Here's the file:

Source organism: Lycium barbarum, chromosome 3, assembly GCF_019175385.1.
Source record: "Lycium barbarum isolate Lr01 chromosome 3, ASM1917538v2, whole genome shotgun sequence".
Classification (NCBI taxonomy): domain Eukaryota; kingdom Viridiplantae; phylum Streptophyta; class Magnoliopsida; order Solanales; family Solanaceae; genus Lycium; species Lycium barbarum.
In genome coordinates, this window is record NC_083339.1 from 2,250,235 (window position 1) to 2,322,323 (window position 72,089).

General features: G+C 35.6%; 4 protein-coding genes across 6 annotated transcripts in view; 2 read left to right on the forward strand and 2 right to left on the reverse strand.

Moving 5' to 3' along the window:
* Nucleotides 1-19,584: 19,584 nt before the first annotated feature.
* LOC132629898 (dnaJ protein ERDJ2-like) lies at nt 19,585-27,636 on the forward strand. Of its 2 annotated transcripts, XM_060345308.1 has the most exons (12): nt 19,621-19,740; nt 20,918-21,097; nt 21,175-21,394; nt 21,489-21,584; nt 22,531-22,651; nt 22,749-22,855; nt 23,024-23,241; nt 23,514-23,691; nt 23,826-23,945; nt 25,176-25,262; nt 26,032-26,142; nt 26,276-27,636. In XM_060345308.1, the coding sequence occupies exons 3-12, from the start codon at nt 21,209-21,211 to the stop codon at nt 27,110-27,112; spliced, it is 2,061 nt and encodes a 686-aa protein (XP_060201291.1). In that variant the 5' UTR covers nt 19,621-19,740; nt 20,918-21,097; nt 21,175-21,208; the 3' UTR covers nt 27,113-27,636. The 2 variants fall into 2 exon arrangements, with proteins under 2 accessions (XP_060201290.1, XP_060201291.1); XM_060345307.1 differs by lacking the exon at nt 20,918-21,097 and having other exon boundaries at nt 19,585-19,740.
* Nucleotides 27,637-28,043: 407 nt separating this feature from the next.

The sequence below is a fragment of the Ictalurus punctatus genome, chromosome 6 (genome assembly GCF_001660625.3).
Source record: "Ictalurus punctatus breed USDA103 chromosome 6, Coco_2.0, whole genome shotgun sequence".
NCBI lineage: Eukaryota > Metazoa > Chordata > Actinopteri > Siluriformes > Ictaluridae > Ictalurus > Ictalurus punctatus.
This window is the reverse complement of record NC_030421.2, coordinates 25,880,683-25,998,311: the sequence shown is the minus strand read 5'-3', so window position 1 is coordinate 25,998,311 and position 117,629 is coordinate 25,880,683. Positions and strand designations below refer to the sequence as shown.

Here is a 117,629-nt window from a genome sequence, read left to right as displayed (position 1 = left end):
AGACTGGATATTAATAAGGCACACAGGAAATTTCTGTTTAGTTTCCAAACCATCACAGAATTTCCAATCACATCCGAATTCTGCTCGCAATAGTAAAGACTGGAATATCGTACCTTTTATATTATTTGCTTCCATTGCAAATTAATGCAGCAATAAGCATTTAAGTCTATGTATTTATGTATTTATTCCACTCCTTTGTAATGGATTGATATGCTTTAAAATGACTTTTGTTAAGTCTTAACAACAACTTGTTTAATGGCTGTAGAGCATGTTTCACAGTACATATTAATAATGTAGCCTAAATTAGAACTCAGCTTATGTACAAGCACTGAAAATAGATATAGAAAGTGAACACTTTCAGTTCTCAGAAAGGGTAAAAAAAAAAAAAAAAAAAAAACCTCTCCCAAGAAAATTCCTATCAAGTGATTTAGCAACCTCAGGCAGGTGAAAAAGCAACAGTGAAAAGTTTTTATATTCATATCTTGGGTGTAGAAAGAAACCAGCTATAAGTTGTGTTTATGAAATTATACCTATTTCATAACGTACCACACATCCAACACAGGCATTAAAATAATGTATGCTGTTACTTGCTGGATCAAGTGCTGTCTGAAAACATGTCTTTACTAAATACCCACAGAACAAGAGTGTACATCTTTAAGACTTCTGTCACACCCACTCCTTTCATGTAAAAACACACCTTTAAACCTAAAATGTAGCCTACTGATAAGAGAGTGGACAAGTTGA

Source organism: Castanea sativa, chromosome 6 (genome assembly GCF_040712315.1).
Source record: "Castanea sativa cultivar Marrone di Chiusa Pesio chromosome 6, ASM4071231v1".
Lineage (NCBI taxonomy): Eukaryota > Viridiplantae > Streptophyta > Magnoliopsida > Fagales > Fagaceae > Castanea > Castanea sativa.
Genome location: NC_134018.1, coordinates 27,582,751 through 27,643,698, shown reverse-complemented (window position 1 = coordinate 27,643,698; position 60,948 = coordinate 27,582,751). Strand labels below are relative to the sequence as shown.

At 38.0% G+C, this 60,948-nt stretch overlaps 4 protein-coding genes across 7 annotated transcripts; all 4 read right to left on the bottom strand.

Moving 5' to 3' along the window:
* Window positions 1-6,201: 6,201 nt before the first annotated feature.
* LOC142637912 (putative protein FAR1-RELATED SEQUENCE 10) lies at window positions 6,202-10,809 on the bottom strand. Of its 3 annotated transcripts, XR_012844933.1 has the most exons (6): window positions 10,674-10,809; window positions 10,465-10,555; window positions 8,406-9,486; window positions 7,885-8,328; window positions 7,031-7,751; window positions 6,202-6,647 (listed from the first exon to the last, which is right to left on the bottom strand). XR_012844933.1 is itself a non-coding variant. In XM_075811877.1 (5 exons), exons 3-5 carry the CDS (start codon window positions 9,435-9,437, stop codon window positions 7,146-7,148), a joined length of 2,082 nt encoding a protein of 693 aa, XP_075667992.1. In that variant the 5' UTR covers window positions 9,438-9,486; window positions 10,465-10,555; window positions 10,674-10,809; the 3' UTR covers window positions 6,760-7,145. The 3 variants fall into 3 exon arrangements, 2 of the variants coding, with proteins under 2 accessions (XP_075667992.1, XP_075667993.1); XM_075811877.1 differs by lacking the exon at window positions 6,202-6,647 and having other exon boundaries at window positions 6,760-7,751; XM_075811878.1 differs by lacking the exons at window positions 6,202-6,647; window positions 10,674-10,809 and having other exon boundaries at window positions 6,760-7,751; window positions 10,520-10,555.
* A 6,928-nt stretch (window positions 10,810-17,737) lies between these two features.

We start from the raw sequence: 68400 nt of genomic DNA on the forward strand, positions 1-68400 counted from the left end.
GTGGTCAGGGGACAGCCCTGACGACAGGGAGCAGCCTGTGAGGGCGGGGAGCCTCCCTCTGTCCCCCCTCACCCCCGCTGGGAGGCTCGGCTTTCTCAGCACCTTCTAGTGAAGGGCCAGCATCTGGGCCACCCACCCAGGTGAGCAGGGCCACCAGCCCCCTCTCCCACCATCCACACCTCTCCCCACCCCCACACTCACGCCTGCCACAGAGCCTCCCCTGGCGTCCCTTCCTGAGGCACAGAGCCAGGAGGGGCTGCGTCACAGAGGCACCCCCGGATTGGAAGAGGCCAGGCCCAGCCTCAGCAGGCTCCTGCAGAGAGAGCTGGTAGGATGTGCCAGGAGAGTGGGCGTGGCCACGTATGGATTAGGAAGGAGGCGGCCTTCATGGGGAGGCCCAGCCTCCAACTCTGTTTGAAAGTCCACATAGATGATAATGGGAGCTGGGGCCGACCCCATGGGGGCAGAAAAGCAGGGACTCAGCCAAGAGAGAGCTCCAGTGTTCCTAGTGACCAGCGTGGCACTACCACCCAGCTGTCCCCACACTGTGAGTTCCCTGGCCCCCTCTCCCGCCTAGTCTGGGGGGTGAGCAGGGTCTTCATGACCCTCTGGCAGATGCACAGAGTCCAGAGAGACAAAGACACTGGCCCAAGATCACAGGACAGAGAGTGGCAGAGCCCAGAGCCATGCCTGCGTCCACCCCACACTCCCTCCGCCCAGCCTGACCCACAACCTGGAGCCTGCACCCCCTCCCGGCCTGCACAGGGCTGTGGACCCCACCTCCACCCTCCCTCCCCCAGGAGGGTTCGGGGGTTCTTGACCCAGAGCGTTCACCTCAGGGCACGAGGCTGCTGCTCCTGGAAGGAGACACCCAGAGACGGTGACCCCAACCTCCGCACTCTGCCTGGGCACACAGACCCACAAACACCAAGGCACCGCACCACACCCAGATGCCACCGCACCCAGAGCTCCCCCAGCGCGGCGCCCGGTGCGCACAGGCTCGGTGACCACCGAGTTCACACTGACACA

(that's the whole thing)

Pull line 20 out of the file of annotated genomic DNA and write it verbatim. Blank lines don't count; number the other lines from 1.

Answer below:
At 38.0% G+C, this 60,948-nt stretch overlaps 4 protein-coding genes across 7 annotated transcripts; all 4 read right to left on the bottom strand.